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Lessons from a Half-Blind Horse in a Mystery Writer's New Novel

In the just published Ben Reese mystery, Watches Of The Night, Sally Wright (a Mystery Writers Of America Edgar Allan Poe Award Finalist) examines the ways in which a well meaning horse can give us humans a day-to-day example of how to accept painful realities and pick ourselves up and move-on.

Like many before him, Wright’s own horse, Max, a thoroughbred/quarter horse cross, had to have an eye removed after months of pain and suffering, which he faced like a gentleman-realist with good grace and patience.

In weeks Max learned to make-do with one-sided sight, and (though he didn’t want to be turned out with others, or go cross country with company) he trusted Wright to ride him safely, which gave them years to work at dressage before he faced his final undoing (still ride-able and amazingly sound) from cancer at 31.

Although Wright’s five published Ben Reese mysteries are primarily concerned with the experiences of a university archivist who’d been a behind-the-lines scout in Europe in WWII (based on a real archivist/scout Wright still works with), Wright’s own horses contribute to every book. Her rescue horse’s life and death played a large part in the early novels - before she gave Max to Ben (who’s trying to adjust to the death of his wife) in Watches, and let them go through what she and the real Max weathered in real life.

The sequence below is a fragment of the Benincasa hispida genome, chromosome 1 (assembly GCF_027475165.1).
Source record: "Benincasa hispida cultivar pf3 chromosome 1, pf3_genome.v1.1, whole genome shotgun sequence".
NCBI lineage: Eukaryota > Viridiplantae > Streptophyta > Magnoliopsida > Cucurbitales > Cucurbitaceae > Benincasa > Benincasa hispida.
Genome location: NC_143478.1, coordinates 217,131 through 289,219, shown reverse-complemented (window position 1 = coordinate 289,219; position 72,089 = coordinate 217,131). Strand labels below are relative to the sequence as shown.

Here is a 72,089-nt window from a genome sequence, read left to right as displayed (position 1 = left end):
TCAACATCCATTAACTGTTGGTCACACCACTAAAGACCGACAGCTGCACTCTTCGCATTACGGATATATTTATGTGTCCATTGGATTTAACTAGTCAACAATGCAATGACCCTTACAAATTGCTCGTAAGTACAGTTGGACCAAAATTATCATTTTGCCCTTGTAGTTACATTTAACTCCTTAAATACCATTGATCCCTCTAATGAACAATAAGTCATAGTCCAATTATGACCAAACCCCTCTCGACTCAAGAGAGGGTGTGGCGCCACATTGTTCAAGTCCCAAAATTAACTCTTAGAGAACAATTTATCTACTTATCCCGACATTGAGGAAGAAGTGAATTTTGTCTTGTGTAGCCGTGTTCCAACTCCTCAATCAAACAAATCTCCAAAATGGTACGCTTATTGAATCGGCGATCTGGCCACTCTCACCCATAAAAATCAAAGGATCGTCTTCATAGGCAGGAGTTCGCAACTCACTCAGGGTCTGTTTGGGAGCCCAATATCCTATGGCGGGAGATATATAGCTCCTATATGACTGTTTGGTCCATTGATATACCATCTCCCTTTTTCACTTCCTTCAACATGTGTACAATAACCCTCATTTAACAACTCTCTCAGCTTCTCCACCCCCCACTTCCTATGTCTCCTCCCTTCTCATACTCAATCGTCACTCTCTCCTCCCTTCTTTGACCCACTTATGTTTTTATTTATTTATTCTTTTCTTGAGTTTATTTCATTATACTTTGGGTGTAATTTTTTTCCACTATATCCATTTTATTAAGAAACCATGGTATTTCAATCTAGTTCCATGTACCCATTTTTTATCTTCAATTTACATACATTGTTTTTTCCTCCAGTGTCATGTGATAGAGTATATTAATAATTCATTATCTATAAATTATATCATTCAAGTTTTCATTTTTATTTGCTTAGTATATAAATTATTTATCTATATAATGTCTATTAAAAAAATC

Like all the Ben Reese books, the mystery grows out of actual historical events. In Watches (which takes place in 1962), the scientific tech teams the US and Britain sent into German territory during (and just after) WWII to look for Nazi science drive much of the plot. Ben (shown in flashbacks to 1945) takes a tech team behind the German lines on a mission that leads to murder in Scotland eighteen years later.

But it’s trying to help Max through months of painful treatments and surgery, and seeing the dignity and acceptance Max has that helps Ben turn toward life again, in spite of the death of his wife.

Wright believes horses can help us become more than we are without them. That they can teach us patience, first of all, and open our eyes to other ways of being, and make us more compassionate.

Winston Churchill (who was right about a lot) said, “The outside of a horse is good for the inside of a man.”

Wright would say the heart of a horse does more even better.

 

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